The Inevitable Downfall of a Democracy: a Kakistrophic America
Every morning, the sun rises above the clouds. But on November 4th 2016, America did not stop to look at the beautiful sunrise. America ran through an unfamiliar house, furiously searching for the other pair to her sock. She slapped tacky lipstick on her face, and slung her purse over her shoulder. Her head was pounding, and she woke up more tired than when she had fallen asleep. As she made way to her car, she couldn’t help but notice the cold air rushing to her cheeks. This wasn’t usually how she dressed, she thought as she straightened her hair in her car mirror. She checked her phone as she waited for her car to heat up, “America’s Walk of Shame,” was the first headline she saw. “Shit,” she thought, “They know.”
Prior to 2016, I believed in America’s judgement. Although I leaned farther left than the average citizen, I thought we had all agreed that he wasn’t our best choice. So as I woke up that morning, I was not prepared for the four-year walk of shame that is the presidency of Donald Trump.
Now, four years later, and a head full of vocabulary; I found a word that perfectly represented the behavior of the Trump era.
Kakistocracy, or a government comprised of the least suitable or competent citizen, had worked it’s way into the most honorable office that our country has to offer. And I couldn’t help but wonder how our constitution could allow this.
I am openly critical of our elections. Like most things in America, our elections are a ‘pay-to-play,’ system. We don’t vote for a candidate with the best ideas or the most qualifications, but rather for the best marketing strategies. Traditionally politicians would put their marketing strategies to work, in order to win the presidency, which allows for particularly unsavory characters inches from our highest esteemed office of the land. This hadn’t been an issue until the Reagan administration.
After Reagan was elected, trickle down taxes caused long-term issues for lower class Americans, the AIDS epidemic was neglected, our national debt was nearly tripled, and the Iran-Contra affair influenced the birth of the Taliban, a terrorist group responsible for 9/11.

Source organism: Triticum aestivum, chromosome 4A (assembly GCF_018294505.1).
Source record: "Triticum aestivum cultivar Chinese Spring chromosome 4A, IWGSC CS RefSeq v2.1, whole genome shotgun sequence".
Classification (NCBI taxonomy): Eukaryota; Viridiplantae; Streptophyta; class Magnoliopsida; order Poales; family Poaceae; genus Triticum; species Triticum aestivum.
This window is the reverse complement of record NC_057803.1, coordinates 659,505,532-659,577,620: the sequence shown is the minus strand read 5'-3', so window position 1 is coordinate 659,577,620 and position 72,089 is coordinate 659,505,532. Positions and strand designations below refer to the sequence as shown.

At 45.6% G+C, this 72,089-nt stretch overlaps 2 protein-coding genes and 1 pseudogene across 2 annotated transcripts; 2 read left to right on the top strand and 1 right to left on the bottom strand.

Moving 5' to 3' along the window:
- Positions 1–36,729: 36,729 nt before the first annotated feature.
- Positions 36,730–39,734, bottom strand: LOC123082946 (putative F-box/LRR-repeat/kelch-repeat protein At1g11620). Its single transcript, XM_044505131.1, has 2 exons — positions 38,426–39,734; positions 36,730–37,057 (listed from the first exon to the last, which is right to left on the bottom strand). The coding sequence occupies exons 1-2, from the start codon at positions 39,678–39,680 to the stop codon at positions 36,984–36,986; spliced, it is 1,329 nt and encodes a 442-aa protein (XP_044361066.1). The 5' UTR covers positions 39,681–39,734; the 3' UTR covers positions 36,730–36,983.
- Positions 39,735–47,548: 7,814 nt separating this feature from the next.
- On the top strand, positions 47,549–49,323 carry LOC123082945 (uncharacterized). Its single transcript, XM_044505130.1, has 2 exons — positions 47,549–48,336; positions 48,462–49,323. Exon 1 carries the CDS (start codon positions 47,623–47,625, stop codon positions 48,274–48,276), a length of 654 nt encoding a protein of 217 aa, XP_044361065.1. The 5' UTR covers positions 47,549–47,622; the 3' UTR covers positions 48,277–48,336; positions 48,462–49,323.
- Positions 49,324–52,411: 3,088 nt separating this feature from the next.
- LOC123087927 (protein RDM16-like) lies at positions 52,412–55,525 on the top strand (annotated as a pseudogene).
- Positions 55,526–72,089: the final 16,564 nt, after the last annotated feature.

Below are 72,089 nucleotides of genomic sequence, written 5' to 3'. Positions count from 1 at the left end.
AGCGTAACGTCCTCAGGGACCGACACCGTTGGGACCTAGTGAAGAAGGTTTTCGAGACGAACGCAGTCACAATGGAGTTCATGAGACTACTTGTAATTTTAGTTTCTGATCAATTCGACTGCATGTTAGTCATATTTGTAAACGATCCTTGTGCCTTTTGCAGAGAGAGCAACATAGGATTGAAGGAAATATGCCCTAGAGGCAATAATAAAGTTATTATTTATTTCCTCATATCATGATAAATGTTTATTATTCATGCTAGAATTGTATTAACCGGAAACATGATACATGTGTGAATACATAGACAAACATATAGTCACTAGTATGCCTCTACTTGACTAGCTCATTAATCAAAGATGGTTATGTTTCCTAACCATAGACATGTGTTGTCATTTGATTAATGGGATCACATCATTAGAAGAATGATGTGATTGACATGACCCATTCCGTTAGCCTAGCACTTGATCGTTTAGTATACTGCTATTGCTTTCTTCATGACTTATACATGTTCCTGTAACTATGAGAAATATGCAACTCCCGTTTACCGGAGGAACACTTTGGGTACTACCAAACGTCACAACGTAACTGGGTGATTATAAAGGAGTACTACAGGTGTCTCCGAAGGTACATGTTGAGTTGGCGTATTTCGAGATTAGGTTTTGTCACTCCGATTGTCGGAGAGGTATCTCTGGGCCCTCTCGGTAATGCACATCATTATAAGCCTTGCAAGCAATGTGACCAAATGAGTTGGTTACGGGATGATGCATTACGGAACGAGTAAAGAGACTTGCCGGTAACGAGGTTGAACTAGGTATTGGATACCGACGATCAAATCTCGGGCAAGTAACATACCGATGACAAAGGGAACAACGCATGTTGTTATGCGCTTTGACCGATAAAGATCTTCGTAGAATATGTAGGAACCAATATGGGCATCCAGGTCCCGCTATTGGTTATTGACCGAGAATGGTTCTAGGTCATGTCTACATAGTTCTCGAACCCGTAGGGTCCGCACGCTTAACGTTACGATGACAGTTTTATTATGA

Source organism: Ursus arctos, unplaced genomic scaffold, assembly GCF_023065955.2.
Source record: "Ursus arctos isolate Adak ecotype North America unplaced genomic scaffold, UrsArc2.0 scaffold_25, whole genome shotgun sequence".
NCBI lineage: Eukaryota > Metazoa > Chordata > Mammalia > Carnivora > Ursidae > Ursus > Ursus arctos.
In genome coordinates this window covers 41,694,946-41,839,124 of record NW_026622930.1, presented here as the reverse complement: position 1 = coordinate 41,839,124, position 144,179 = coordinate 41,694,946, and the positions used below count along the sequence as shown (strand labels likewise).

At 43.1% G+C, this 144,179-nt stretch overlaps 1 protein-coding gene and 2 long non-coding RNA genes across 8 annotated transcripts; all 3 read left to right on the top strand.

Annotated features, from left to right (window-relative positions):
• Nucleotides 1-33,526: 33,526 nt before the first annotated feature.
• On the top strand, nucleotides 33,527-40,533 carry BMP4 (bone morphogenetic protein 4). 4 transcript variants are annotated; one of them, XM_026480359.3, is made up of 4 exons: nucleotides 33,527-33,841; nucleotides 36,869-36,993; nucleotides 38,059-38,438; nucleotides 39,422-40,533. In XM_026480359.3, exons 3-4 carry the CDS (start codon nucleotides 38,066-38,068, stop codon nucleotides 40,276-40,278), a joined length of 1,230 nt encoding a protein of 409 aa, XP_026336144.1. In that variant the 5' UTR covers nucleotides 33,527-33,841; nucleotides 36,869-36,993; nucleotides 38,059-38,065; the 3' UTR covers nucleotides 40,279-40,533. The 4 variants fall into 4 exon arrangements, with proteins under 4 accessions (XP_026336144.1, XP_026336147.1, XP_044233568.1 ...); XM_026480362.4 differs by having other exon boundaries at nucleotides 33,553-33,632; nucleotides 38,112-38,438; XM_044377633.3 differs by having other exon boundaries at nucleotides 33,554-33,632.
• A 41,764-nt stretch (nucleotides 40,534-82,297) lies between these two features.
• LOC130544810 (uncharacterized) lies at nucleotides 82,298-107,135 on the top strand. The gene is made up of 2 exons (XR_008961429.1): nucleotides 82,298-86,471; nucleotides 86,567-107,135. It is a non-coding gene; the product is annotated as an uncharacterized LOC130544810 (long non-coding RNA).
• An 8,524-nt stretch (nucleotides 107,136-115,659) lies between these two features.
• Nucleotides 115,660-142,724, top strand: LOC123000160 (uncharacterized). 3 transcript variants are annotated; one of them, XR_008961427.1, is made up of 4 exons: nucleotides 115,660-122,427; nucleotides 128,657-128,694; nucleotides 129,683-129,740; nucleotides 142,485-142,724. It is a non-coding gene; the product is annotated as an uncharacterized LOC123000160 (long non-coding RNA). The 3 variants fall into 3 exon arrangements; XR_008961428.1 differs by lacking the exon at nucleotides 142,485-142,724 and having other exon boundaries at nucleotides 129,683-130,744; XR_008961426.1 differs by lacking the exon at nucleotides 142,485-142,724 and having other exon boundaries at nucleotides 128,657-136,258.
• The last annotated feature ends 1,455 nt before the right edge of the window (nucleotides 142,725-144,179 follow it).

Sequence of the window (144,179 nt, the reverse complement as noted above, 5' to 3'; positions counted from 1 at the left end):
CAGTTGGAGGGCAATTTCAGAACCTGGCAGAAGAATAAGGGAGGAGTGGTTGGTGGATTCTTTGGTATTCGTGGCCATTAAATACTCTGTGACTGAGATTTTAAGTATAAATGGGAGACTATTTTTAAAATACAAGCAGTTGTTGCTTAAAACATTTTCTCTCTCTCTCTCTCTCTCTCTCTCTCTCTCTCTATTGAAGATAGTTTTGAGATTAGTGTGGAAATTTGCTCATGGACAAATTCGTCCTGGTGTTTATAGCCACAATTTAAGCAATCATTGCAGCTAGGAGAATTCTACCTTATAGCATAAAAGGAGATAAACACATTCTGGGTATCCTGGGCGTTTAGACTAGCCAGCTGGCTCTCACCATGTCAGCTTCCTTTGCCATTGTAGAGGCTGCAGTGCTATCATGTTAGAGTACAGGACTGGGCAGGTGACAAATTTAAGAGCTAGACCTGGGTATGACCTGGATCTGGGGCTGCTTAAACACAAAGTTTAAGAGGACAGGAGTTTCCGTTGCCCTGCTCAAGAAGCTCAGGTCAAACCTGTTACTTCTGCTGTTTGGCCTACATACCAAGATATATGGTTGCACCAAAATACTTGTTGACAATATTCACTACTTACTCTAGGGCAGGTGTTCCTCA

Although Reagan’s actions caused many issues over-time, the administration did a decent job of maintaining an unpolarized America. While the left opposed many bills, at the end of the day we were still Americans; united and stronger together.
After 9/11, America began to polarize. War and conflict plagued our country. But what happened for our conflicts to shift from the Persian Golf and into the walls of our domestic country?
Donald Trump happened.
On January 6th, 2021 the unthinkable happened; A group of violent insurrectionists breached the walls of Capitol Hill, something that no modern day American has ever seen before.
But this insurrection was not a result of a perverse tyrannical congressional power. This insurrection was the result of a kakistrophic incumbent president.
America is famous for democracy. We pride ourselves in the ability to speak freely, and to elect any candidate we desire. But when a candidate uses their platform for hateful rhetoric and business venture, I begin to question the checks and balances to securing the presidency.
If Donald Trump can manipulate modern day Americans to die for his cause in four measly years, how are we to believe that we will never experience a fascist regime? How are we to believe that we haven’t already experienced a fascist regime?
That is the danger of a democracy. Polarization has caused for a ‘lesser of two-evils argument.’ We are no longer concerned with the quality of the candidate, we are concerned for the successes of our appropriate political party instead. Because of this, politicians are resorting to their marketing skills.